Anyone can benefit from carbohydrate counting, says Linda Yerardi, M.S., R.D., LDN, CDE, director of diabetes education at the Diabetes Center at Mercy in Baltimore. "Everyone with diabetes has to monitor their carbohydrates."
After you eat any type of carbohydrate, it breaks down into glucose and enters the bloodstream. This is why blood glucose rises after eating carbs.
"Protein and fat will not have as big of an impact on blood sugar as carbohydrate, so carbs are what we look at," Yerardi says.
"The purpose of carb counting is to more consistently control the amount of glucose going into the bloodstream to stabilize blood sugar levels," says Michelle Bravo, R.D., LDN, CDE, a dietitian at Johns Hopkins Comprehensive Diabetes Center in Baltimore.
Carb counting ranges from basic to advanced. Everyone starts with basic carb counting, no matter how long they've had diabetes or what their ultimate carb counting goal is.
With basic carb counting, you try to eat the same amount of carbohydrate at the same time each day. For example, if you eat 60 grams of carbohydrate (4 carb choices) for breakfast, you should eat that amount at breakfast every day.
"By keeping carbohydrate consistent, we can keep blood sugars on track," says nutritionist Linda Yerardi. "That does not mean you have to eat the same thing at every meal every day." You can choose from many different foods that have similar carbohydrate amounts.
Carbohydrates can be counted two ways: by grams or by carb choices. Your dietitian or certified diabetes educator (CDE) will likely let you choose which method you prefer. When working with carb choices, remember:
Everyone needs different amounts of carbohydrate, depending on factors such as height, weight, age, activity level, medications, and weight loss goals. A general guideline is:
While these guidelines help to determine the amount of carbohydrate to include in your meals, a dietitian or CDE can make a plan specific to your needs.
The nutrition facts label on food packaging tells you all you need to know to count carbohydrates. Look at two things:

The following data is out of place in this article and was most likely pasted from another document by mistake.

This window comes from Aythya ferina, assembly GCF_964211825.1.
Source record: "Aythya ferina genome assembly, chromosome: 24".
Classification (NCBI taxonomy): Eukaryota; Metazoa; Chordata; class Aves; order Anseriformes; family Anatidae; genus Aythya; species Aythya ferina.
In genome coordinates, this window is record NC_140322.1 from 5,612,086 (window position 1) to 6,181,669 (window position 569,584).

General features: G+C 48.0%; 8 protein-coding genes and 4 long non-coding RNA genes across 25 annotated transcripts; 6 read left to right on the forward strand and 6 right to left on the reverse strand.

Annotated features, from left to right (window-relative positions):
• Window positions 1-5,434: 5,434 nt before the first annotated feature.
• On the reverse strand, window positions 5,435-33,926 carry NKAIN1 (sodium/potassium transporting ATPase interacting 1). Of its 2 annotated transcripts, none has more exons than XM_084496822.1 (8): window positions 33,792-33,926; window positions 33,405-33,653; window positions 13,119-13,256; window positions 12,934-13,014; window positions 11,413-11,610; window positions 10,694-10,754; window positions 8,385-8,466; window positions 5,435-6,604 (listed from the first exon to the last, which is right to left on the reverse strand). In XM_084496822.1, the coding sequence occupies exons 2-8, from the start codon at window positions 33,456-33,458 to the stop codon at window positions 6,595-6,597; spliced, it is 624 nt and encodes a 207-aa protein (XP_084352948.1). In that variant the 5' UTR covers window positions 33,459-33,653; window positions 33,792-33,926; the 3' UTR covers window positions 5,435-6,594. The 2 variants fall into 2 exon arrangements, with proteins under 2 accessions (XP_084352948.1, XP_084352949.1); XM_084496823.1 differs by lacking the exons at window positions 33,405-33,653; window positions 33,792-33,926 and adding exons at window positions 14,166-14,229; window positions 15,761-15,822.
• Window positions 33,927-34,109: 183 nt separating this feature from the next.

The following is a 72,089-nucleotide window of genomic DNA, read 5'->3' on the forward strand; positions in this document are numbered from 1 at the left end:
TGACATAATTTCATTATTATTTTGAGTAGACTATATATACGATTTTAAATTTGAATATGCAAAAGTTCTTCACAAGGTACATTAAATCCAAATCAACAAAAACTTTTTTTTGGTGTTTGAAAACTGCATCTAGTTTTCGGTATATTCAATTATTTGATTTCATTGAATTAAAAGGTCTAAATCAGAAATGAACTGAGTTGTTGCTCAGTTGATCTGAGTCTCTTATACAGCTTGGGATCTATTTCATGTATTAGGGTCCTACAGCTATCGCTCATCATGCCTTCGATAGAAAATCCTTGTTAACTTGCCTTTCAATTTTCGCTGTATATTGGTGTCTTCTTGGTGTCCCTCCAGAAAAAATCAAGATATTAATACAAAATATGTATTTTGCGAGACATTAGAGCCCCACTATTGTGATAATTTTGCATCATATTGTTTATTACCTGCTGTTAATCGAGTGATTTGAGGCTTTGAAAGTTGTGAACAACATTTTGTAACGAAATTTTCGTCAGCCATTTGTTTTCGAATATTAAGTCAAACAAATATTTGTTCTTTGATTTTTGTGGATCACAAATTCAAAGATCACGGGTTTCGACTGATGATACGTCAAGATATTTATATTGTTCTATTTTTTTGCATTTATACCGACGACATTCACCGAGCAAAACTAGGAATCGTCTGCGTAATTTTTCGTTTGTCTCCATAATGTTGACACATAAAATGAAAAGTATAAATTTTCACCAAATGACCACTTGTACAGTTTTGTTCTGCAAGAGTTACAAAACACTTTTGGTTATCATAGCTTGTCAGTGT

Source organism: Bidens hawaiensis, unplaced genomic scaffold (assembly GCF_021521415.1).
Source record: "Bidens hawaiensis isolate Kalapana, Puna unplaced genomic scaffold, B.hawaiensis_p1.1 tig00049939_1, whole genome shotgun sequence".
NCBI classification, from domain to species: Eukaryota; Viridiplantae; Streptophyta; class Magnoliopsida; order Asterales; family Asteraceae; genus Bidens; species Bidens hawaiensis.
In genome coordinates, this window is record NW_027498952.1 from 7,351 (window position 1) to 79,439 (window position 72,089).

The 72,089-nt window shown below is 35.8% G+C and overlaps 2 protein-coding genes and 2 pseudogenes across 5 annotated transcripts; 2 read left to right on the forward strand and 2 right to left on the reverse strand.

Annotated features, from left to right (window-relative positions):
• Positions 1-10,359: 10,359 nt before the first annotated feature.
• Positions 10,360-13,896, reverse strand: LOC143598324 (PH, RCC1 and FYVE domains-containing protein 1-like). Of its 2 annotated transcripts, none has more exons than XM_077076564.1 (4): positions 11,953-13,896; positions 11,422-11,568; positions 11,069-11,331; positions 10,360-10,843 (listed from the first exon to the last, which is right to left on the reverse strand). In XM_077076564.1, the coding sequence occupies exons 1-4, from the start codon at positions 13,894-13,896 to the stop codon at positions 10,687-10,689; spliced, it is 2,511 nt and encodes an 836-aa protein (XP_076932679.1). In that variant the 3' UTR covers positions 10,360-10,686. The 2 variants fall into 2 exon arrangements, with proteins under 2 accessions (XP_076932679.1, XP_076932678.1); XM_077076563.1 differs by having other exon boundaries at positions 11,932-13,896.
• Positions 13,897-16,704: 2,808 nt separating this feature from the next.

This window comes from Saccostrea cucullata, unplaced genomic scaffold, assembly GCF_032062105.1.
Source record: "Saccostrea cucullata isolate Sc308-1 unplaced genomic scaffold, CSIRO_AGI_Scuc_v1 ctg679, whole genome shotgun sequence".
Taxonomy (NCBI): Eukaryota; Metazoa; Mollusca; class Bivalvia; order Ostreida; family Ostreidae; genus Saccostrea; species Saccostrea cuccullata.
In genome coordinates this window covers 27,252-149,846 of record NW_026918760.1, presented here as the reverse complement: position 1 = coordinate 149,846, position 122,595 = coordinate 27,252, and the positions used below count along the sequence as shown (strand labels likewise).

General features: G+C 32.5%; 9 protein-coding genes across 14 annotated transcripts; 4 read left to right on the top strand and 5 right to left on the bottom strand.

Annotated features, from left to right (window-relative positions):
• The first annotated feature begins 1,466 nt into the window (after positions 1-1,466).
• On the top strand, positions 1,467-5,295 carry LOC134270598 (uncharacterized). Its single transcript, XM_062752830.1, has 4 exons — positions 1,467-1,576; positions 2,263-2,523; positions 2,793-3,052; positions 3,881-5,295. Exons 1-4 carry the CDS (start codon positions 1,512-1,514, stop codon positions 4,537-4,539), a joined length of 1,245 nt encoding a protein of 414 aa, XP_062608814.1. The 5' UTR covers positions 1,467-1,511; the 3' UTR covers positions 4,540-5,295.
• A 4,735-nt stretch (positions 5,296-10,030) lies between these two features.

Serving size is important because all the values on the nutrition label are based on one serving, not the entire package. Multiply the number of servings you will eat by the total grams of carbohydrate, and you will know how many carbs you're eating.
Don't worry about sugar on the food label. Sugar is included in the total carbohydrate.
"Sugar is just a kind of carb; you want to look at all carbs," says nutritionist Linda Yerardi. "Once it gets past the mouth, your body doesn't know what kind of carb it is." All carbohydrate sources raise your blood glucose similarly.
The best way to evaluate portion size is by measuring your food with measuring cups or a food scale. If the serving size is 1 cup, measure 1 cup to be sure that's how much you're eating. If the portion you plan to eat is more or less than the serving size on the label, then you need to figure out how many grams of carbohydrate you will actually be consuming. It's a good idea to measure or weigh your food until you get a good sense of serving sizes. Then periodically measure to be sure your carb counting is accurate.
For carb counting to be effective in blood glucose control, you have to keep good glucose records and food diaries. After a while, you'll get a sense of how certain foods affect your blood glucose levels so you can anticipate and avoid highs and lows, says nutritionist Linda Yerardi.